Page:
We slept a little better tonight after stuffing newspapers down the step to block the safety light but I was a little worried it would build up heat and combust. Didn’t keep me awake for long though!
We woke earlier still this morning so definitely ate the biscuits with our morning cuppas as it was still a while until breakfast.
We chose not to exercise but took our cuppas out to the front of the boat and just sat at peace watching nature and stillness and feeling a treasured part of it. Just David and I in the middle of absolutely nowhere with just the water, trees and birds for company, it was very special. We spotted a kookaburra and had a few fly overhead and laugh at us – see the parked one below the L-shaped branch?
And below is the scene looking from the front of the boat. Blissful tranquillity I’m sure you would agree.
After a while we went back to the cabin and showered and got ready for breakfast and then went up and hung around the dining room door until the second it was announced and got in first. No reason other than being silly and fun and exuberant. It was then that I saw the spaghetti and danced around for joy hehehe.
There was a movie about the history of paddleboats at 10 am but we were too busy to attend. We were really getting into the laid back mode and chose to sit around drinking tea and watching the scenery silk by until we moored at Swan Reach, our northern-most point of the cruise. As we got off I slipped a note to Jason and David asked me what it was. I replied “Oh, just telling him I love him!” David didn’t bat an eyelid of course!
We were met here by a guide who walked us about 150 metres, pointing out places of interest and left us at the museum, free to look here and/or wander around the town as long as we were back on board for lunch. It turned out that the town bakery/butchers was the shop where our Ray used to work. He’d been both butcher and baker during his working years! It must have been odd for them being tourists in places that were so familiar to them!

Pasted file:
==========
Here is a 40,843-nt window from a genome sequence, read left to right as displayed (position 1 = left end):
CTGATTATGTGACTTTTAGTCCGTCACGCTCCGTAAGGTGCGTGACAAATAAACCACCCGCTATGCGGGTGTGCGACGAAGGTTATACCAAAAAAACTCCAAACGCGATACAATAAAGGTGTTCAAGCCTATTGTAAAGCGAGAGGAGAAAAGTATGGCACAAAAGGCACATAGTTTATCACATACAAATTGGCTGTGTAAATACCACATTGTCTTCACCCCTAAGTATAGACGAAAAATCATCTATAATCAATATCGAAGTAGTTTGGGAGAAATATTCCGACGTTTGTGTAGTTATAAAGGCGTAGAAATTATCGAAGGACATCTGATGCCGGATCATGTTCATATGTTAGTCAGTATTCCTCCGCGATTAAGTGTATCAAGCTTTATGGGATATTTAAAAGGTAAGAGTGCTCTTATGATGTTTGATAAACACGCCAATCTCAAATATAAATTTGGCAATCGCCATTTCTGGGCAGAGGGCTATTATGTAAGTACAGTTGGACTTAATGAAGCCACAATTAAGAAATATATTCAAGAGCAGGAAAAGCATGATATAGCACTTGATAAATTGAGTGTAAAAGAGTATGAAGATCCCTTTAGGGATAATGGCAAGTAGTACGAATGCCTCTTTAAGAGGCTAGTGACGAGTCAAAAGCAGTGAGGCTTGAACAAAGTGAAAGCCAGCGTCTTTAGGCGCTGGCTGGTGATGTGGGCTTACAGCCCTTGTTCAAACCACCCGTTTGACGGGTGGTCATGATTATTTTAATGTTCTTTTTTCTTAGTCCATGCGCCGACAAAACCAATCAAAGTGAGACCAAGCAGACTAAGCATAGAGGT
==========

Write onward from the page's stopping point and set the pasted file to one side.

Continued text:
We had to be back on board for lunch at noon but were there in time to go to the bar first. I had the day’s cocktail but it wasn’t up to the standards of the Procrasstinating Pelican, and David had a beer.
Outside the window I loved the effect of the topsoil on these cliffs.
We saw quite a few like it and I did not get to ask anyone to tell me about it. Hard to Google something you don’t know the name of!
At the start of lunch, Jason came and spoke quietly in my ear. David asked what he wanted so I said “Oh, just telling me he loves me too!” David, as always, took no notice. Jason was 22 I should mention hehehe. During lunch we cast off once more, this time sailing back down river, until 4 pm when we moored at Big Bend and were collected by a motley assortment of vehicles.
There was a 15 seater bus, a tractor with what could only be described as a wooden shed full of seats being towed behind (pictured here) and a small 4-wheel drive with a covered trailer also full of seats.
We had a bumpy, slow, dusty, very hot ride over a sandy track for perhaps 2 kms until we reached the destination for our woolshed tour.
They got us all seated in a shed with some big, cooling fans and the talk was really interesting followed by some demonstration sheep shearing and then an auction for 3 sheep that would race – winner takes all the money. Across the width of the shed was a large green pipe about 6 metres long with a single hole in the top and open at each end. One mad dog spent lots of time racing up and down inside it barking and presumably deafening herself and then popping her head up through the hole.
We did laugh and were completely entranced, more intent on the dog than the sheep shearing. We were all Aussies other than one Kiwi lady so I guess the shearing wasn’t news to anyone but it was a trip out and everyone enjoyed themselves. Oh, I lie – there was the Danish couple!
The dog was named Maddie because she was mad. The girl across the pipe from David in the photo belonged to the woolshed and was named Mardi so I always had to think twice as to which name belonged to which.
Outside, the shearer put a tall sprinkler on for their other animals to cool off and David and I also stood on the perimeter enjoying the light spray and the reduction in air temperature. It was 42°C this day. They had possums, llama, goats, wombats and all nature of creatures in the farm including a little joey.
Eventually we were all loaded back on the strange vehicles and returned to the boat.